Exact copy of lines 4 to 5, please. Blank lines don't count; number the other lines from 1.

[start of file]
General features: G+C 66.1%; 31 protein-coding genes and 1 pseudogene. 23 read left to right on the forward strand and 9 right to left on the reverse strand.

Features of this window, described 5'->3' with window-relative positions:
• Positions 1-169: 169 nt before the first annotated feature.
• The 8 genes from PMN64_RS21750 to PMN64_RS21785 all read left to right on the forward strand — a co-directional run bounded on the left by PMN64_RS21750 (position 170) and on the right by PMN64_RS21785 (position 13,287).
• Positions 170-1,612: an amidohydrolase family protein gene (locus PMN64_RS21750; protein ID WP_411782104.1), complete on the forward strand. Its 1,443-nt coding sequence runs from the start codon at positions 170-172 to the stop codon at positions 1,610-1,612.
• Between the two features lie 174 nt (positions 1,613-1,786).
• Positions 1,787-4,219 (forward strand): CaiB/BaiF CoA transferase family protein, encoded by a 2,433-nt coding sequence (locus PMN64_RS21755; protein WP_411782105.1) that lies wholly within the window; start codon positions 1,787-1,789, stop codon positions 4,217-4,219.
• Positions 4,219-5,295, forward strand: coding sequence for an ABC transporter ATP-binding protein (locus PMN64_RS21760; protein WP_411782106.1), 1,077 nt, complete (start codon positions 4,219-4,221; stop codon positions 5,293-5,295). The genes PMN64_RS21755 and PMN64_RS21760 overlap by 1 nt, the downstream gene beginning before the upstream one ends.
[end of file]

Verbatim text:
• The 8 genes from PMN64_RS21750 to PMN64_RS21785 all read left to right on the forward strand — a co-directional run bounded on the left by PMN64_RS21750 (position 170) and on the right by PMN64_RS21785 (position 13,287).
• Positions 170-1,612: an amidohydrolase family protein gene (locus PMN64_RS21750; protein ID WP_411782104.1), complete on the forward strand. Its 1,443-nt coding sequence runs from the start codon at positions 170-172 to the stop codon at positions 1,610-1,612.